Model Galit Gutmann in an ad for ‘Crazy Line.’ Photo by Dudi Hasson/Haaretz
(Haaretz) — It was supposed to be her big break after winning the Israeli version of “Big Brother.” In March, Ethiopian-born model Tahounia Rubel was chosen to appear in a new ad for the April Cosmetics chain. She was to appear alongside blonde model Esti Ginzburg, who has been the chain’s public face for years. However, when she arrived on set, Rubel soon realized her role would be less promising than expected.
Artistic directors at the Zarmon DDB ad agency described what would happen in the ad: Ginzburg lies on a chaise longue, the wind ruffling her light colored hair. But there’s a twist: She has a maid, or a friend, who is black and polishing Ginzburg’s toenails. Judging by the ad’s closing words – “Set your beauty free” – it appears that whoever produced the ad intended that the hints of slavery would create a furor that would only advance the media exposure.
However, Rubel was not partner to this excitement. She refused to cooperate with the production, claiming it was insulting and humiliating. For more than an hour, producers, the director and even representatives of the ad agency tried to convince Rubel that the ad flattered her. When these attempts failed, her personal manager, Ofer Refaeli, was summoned. He told her the toenail polishing would be mutual and that Ginzburg would also do her nails as well. Only then did she agree to continue.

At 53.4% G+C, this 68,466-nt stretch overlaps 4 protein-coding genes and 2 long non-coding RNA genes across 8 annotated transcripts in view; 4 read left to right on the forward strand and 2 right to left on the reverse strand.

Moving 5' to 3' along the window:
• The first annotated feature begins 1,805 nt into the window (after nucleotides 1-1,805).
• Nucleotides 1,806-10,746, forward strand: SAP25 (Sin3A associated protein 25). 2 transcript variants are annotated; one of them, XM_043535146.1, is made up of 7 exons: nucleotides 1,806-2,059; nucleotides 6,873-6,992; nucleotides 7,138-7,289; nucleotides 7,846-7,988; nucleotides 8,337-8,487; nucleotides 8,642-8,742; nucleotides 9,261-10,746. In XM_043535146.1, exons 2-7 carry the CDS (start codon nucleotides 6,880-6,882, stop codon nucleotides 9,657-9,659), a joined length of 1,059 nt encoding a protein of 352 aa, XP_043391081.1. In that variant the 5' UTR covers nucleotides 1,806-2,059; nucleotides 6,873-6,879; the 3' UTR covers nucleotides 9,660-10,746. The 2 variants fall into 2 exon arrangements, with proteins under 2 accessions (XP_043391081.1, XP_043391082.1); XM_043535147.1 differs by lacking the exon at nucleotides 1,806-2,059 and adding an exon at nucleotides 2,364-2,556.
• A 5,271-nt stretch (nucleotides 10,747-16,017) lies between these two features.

The April Cosmetics incident continues to reverberate here. Two weeks ago, Haaretz reported that the Walla! website pulled a story on the filming of an ad for Golf Kids, in which all the models had fair-colored hair and eyes. Three weeks prior to that, there was a report about the Education Ministry’s website, which featured photos of children with light skin, hair and eyes, and who, like in the Golf Kids ad, appeared to be European (it turned out that the photos had come from an overseas database). Surfers on social networks were furious, leading to a hasty – although reserved – apology, as well a substitution of faces for photos of neutral images such as books or hands. In the past, many complaints were directed at mobile phone provider Pelephone, whose ads featured only light-skinned customers, most of whom looked Scandinavian.
Tahounia Rubel as she appeared in a April Cosmetics ad
Hundreds of people are expected tomorrow in downtown Jerusalem to listen to female singers, including Noa, in a demonstration being called “A Song for Equality: A Demonstration of Women Singing.” On display at the event, which is being organized by an Israeli group called Be Free Israel, will be a large banner of photos of American men and women holding signs that say “Women Should be Seen and Heard.”
The banner was created by the New Israel Fund, which recently launched a campaign to counter the growing disappearance of women from public view in Israel’s capital city, where increasing Haredi influence has led to women being told to sit at the backs of public buses and advertisements that show only men — even when they are for a women’s product or service. There are also increasing efforts to bar women from singing in places where there are men in attendance even in the IDF.